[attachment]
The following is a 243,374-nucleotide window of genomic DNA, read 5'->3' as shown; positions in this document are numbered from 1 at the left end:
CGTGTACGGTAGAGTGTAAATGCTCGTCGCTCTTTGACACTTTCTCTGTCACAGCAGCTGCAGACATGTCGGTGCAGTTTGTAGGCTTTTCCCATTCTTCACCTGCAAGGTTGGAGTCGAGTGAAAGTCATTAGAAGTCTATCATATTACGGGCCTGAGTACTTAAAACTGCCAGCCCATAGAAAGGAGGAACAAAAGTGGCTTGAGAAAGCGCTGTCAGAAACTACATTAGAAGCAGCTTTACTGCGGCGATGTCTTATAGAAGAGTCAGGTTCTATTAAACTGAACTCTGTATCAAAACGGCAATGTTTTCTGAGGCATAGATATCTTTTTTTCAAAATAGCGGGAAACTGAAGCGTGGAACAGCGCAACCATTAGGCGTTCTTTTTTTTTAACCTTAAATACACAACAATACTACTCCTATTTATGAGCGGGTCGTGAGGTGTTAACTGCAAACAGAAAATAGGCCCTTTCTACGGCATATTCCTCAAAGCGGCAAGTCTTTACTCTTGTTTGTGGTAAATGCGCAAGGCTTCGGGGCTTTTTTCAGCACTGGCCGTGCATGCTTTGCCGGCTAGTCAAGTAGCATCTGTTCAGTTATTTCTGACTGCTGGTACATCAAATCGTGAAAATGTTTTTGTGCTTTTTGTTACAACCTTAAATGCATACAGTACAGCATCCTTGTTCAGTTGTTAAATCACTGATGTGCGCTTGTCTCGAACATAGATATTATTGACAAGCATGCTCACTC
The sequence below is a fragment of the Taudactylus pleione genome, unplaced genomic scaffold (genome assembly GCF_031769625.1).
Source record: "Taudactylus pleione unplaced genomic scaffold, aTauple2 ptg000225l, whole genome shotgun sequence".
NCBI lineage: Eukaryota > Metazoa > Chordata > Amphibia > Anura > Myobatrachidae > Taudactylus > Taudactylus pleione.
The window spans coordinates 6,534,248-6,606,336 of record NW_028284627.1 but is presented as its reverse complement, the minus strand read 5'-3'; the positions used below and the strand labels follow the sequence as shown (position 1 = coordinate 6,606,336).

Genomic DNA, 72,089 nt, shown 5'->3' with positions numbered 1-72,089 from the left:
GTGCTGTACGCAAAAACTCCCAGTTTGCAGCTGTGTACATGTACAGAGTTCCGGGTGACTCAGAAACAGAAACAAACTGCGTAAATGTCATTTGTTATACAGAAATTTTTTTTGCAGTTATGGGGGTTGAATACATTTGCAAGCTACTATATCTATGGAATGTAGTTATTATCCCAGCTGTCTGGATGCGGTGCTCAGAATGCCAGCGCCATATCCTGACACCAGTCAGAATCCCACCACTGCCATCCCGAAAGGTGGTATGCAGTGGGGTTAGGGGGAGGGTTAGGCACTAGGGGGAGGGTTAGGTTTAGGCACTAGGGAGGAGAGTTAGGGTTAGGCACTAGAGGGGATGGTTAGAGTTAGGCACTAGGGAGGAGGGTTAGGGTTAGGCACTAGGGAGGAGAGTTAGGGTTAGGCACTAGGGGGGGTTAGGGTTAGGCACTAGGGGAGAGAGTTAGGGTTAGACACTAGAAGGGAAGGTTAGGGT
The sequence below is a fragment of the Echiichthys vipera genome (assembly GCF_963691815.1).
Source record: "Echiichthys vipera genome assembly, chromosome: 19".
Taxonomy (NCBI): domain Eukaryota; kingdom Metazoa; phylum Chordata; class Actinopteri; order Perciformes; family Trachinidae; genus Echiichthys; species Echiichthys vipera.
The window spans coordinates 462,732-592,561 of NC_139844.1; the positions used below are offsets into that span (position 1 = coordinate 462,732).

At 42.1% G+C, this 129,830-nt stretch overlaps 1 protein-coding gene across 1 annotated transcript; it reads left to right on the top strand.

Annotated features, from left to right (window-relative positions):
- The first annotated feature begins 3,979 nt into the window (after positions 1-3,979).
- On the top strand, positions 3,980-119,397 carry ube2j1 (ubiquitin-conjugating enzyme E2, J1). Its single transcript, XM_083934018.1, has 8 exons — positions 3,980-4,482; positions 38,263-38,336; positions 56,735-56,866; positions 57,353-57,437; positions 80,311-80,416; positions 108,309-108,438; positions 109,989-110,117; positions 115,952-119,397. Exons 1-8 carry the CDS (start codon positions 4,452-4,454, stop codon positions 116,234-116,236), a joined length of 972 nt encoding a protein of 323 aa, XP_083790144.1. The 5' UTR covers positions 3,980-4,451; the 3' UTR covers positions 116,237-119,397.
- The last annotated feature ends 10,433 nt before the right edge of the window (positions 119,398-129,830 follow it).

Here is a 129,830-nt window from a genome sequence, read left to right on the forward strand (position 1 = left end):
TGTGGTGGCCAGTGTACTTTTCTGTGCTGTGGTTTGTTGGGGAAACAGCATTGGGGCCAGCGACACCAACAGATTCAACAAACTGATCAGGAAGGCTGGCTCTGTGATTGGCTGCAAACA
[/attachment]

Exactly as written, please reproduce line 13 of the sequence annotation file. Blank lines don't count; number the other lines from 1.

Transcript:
At 42.1% G+C, this 129,830-nt stretch overlaps 1 protein-coding gene across 1 annotated transcript; it reads left to right on the top strand.